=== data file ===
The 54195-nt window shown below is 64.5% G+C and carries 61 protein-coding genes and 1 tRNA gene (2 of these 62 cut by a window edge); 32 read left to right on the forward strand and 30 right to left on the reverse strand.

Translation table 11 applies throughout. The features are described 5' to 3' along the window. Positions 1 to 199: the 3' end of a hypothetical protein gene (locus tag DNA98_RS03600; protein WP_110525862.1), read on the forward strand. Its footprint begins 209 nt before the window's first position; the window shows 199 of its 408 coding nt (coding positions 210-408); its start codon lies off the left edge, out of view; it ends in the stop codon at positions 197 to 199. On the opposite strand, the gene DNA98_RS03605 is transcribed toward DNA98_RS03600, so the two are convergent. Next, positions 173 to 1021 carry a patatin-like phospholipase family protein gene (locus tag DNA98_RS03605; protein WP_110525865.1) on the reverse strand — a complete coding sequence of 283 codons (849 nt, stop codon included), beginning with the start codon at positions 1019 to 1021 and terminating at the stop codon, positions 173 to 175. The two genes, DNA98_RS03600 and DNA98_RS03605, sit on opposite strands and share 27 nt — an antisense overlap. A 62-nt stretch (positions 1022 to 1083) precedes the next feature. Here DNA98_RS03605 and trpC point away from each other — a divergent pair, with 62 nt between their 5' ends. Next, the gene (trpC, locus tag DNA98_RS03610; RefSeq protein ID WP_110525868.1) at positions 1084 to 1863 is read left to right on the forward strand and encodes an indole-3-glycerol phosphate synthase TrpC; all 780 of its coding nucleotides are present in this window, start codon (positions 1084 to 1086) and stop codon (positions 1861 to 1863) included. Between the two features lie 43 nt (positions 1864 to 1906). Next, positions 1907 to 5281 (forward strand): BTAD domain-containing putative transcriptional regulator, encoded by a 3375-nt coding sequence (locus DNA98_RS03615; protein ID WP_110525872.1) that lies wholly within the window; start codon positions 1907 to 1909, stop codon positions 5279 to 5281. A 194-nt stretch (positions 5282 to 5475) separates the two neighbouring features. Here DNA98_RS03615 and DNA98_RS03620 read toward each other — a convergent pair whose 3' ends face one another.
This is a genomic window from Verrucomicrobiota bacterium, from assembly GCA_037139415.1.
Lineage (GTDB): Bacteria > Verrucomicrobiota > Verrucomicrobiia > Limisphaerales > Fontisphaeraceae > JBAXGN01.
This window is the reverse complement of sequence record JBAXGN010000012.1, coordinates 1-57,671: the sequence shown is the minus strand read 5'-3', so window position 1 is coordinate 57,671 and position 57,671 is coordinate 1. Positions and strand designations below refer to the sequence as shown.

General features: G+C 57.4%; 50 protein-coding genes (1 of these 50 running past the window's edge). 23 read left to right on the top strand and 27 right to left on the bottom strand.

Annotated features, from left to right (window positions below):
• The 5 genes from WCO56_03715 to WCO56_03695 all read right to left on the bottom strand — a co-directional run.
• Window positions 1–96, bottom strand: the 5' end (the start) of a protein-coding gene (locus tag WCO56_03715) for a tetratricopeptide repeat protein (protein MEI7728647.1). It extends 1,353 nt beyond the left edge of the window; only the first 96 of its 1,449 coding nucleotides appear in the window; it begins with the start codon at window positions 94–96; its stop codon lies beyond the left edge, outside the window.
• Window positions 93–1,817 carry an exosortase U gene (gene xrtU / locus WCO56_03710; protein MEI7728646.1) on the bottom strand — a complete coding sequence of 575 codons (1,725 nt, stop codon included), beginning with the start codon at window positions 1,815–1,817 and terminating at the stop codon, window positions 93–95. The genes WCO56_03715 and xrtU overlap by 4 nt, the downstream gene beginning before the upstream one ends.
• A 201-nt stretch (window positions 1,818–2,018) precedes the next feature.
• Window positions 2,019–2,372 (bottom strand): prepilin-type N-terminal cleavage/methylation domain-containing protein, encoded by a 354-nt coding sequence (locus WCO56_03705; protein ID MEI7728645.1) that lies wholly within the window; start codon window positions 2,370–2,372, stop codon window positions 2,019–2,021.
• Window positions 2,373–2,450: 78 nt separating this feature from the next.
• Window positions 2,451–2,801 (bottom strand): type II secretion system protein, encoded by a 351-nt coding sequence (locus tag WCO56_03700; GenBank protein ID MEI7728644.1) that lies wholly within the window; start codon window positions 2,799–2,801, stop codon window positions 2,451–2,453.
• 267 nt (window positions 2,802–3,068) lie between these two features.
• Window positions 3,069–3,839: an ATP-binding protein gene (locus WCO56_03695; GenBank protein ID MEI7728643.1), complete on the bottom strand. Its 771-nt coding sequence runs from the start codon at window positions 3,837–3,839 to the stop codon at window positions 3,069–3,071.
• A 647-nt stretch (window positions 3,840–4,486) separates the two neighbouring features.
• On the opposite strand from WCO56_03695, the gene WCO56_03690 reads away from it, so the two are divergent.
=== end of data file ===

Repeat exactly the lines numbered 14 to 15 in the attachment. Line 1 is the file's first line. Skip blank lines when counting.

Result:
• Window positions 2,451–2,801 (bottom strand): type II secretion system protein, encoded by a 351-nt coding sequence (locus tag WCO56_03700; GenBank protein ID MEI7728644.1) that lies wholly within the window; start codon window positions 2,799–2,801, stop codon window positions 2,451–2,453.
• 267 nt (window positions 2,802–3,068) lie between these two features.